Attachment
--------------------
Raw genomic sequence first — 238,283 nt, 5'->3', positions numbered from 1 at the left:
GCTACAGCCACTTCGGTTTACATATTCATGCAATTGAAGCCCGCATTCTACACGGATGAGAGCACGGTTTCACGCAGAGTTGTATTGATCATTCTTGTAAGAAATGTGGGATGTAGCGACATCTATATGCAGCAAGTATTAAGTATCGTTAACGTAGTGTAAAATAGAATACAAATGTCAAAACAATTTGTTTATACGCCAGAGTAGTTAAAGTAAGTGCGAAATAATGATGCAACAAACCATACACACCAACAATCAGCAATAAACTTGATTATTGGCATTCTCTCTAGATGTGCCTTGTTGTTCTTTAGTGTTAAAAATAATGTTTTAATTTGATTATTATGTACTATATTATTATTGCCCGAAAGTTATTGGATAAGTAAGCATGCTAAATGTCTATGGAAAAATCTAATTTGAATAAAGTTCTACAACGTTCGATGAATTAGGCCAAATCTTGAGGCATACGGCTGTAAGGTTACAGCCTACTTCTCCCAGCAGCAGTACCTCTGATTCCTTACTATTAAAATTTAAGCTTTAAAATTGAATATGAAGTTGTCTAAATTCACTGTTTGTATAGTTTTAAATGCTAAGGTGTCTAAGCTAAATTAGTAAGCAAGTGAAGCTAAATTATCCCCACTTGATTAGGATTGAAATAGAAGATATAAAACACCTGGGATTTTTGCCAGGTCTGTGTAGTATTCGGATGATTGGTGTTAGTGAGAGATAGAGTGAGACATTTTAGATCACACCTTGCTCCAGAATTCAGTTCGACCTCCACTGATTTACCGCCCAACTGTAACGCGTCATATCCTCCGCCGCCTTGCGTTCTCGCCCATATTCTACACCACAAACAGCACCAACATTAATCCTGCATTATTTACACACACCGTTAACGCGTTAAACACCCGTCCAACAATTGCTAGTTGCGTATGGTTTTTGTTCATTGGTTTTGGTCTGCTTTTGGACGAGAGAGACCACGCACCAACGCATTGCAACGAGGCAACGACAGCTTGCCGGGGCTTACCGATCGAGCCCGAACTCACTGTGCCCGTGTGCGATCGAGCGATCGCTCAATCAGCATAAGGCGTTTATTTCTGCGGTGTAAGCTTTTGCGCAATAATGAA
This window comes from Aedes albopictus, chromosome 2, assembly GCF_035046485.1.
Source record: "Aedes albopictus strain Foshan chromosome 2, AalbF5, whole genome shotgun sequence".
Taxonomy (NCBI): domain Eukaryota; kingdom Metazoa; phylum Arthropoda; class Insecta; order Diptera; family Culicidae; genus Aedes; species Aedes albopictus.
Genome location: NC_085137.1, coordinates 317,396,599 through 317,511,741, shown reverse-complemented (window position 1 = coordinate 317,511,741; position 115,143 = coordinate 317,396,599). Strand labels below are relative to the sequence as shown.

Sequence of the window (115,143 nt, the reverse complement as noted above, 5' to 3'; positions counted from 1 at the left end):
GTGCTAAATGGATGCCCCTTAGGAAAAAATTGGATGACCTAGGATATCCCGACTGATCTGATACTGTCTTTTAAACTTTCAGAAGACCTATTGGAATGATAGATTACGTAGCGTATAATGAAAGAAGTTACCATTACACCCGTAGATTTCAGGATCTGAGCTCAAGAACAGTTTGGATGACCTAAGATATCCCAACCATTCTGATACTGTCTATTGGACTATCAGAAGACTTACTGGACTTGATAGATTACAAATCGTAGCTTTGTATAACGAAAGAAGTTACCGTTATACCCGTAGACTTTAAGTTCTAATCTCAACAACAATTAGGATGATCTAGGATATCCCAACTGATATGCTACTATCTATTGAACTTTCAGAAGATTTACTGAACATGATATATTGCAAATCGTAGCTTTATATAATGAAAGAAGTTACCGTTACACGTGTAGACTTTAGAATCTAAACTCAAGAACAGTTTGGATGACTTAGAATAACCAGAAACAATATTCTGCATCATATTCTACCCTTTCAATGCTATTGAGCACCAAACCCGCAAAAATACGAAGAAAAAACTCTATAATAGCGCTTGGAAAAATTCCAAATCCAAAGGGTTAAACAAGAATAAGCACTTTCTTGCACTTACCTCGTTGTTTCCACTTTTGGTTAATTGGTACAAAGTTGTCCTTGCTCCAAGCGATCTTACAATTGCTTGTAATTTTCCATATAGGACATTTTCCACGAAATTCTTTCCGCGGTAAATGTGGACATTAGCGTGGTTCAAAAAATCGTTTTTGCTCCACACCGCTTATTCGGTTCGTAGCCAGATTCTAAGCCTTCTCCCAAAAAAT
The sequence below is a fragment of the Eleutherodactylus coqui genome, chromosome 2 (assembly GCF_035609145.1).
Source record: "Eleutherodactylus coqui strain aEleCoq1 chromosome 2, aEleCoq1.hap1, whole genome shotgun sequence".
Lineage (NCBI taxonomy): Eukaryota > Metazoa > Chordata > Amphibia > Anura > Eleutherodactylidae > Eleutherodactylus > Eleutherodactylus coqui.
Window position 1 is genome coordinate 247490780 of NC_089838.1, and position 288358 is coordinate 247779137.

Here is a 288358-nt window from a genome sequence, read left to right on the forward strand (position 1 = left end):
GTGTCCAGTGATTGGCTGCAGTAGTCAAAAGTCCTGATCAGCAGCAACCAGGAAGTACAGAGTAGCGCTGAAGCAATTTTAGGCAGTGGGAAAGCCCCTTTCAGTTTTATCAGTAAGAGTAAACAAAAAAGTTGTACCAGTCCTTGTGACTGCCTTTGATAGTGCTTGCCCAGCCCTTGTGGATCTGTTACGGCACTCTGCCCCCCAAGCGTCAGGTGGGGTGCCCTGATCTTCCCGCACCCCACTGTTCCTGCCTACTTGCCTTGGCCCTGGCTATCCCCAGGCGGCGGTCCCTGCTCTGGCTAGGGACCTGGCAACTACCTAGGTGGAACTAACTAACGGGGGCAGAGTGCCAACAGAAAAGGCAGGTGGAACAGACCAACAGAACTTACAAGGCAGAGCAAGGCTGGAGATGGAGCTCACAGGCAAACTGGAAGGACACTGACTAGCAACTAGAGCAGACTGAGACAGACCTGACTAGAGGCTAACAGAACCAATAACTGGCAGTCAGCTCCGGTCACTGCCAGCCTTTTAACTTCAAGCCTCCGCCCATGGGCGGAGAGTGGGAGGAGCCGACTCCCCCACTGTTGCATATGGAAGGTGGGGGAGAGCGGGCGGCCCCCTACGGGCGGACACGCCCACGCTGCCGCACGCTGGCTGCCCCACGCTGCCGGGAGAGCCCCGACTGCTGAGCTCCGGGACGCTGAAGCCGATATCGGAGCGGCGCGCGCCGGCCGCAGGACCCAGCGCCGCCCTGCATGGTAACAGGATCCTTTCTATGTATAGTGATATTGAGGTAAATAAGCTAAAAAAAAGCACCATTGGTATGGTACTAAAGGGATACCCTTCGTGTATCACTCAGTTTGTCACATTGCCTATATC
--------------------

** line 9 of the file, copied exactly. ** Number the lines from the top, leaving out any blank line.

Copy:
The sequence below is a fragment of the Eleutherodactylus coqui genome, chromosome 2 (assembly GCF_035609145.1).